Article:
Ibn Tumert was a religious reformer who desired to enforce his puritanical doctrine over the Muslim community. A Chleuh Berber, he was born in one of the small villages on the northern slopes of the Anti-Atlas Mountains and travelled east towards Mecca to study in the intellectual centres of the Islamic word. He was a well-known and controversial figure before his return to Morocco, ad by 1124 he had selected Tin-Mal to be the citadel of his theocratic state.
It became a place of total obedience where he trained the mountain tribes for war against all who would not accept his authority. Dancing, music and singing were banned, art placed under his severe direction and codes of dress established which denied any ornamentation. Ibn Tumert lectured the Berber tribes in their own dialect, but taught them the Arabic Koran in a characteristically authoritarian manner. Long lines of warriors would each be given a word of the Koran as their name and obediently calling out their new names in turn could learn whole suras of the Koran. As a capstone to his authority, Ibn Tumert gradually led his community to recognize thet he was the Mahdi, the prophesied successor of Mohammed.
After two years at Tin-Mal he led a series of expeditions that enforced his authority in the valleys of the High Atlas, and consolidated these victories in 1128 by a bloody forty-day purge of the tribes. In 1129 three Almoravid armies attempted a joint assault on Tin-Mal. Though these were beaten off, Ibn Tumert’s own siege of Marrakech that same year ended in a costly defeat.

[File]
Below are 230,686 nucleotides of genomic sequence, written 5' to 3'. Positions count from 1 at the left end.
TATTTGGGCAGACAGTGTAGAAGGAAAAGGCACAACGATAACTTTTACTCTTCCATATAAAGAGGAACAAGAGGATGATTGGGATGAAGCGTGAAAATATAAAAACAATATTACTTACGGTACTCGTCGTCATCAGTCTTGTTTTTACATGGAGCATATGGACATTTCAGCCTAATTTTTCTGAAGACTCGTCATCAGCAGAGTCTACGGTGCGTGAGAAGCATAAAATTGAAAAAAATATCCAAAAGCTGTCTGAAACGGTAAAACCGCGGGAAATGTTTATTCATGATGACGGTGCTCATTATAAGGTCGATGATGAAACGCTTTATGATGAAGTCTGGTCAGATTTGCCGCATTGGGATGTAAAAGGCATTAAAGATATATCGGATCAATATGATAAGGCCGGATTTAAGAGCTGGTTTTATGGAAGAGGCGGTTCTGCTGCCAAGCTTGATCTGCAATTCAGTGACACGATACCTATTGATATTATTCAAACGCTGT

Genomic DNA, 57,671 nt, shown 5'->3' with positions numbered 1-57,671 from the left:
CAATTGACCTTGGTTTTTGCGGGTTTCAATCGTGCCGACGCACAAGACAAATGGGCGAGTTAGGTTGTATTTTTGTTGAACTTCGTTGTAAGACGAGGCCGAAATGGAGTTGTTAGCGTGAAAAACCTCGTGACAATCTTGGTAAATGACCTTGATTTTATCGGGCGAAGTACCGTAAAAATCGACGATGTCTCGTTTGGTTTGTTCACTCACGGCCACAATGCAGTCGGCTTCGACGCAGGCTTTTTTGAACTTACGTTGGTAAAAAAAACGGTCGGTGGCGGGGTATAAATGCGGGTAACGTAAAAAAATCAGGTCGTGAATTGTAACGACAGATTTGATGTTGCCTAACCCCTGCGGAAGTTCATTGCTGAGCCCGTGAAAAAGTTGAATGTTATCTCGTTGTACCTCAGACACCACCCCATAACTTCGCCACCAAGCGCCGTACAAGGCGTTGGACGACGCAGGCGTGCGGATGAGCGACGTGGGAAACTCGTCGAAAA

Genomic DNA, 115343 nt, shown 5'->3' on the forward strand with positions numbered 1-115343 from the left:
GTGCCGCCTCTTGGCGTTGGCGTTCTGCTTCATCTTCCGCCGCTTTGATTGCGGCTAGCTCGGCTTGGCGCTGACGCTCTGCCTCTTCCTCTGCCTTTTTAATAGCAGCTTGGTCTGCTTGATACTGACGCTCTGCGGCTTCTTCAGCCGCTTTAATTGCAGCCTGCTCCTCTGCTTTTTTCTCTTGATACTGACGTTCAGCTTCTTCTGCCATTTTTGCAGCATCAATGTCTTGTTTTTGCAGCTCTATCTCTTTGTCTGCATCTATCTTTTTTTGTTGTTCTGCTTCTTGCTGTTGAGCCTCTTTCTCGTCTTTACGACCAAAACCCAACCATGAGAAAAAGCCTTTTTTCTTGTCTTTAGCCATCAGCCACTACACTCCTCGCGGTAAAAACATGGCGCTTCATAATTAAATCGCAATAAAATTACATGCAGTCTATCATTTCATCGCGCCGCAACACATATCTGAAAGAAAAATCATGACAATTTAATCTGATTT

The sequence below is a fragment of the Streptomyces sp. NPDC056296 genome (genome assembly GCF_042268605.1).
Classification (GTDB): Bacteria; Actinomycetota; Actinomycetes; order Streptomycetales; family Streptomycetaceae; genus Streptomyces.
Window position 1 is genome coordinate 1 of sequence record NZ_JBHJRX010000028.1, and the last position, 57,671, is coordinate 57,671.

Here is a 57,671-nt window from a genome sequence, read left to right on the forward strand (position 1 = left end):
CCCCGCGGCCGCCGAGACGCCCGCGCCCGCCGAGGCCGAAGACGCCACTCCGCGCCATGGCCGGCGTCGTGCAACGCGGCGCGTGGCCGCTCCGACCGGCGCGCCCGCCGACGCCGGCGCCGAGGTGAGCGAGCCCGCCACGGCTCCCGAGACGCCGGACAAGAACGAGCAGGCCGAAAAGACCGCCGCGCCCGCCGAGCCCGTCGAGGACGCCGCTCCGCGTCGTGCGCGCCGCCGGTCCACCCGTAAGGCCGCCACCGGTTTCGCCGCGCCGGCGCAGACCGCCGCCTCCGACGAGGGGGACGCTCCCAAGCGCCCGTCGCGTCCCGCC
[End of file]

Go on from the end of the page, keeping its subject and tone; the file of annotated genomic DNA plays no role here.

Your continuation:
The death of Ibn Tumert in 1130 was kept a secret from his followers for three years while his chosen successor, Abdel Moumen, consolidated his authority. In 1148 he captured Marrakech, which became the administrative capital of the empire while Tin-Mal degenerated into the Almohad cult centre, secure treasury and favoured burial ground.
In 1145 Abdel Moumen subtly shifted the Almohads from a movement of religious reform to a dynasty invested in his own family. The great mosque of Tin-Mal was finished as a triumphant cult centre in the same year that Ibn Tumert’s own children, grandchildren and cousins were quietly disposed of.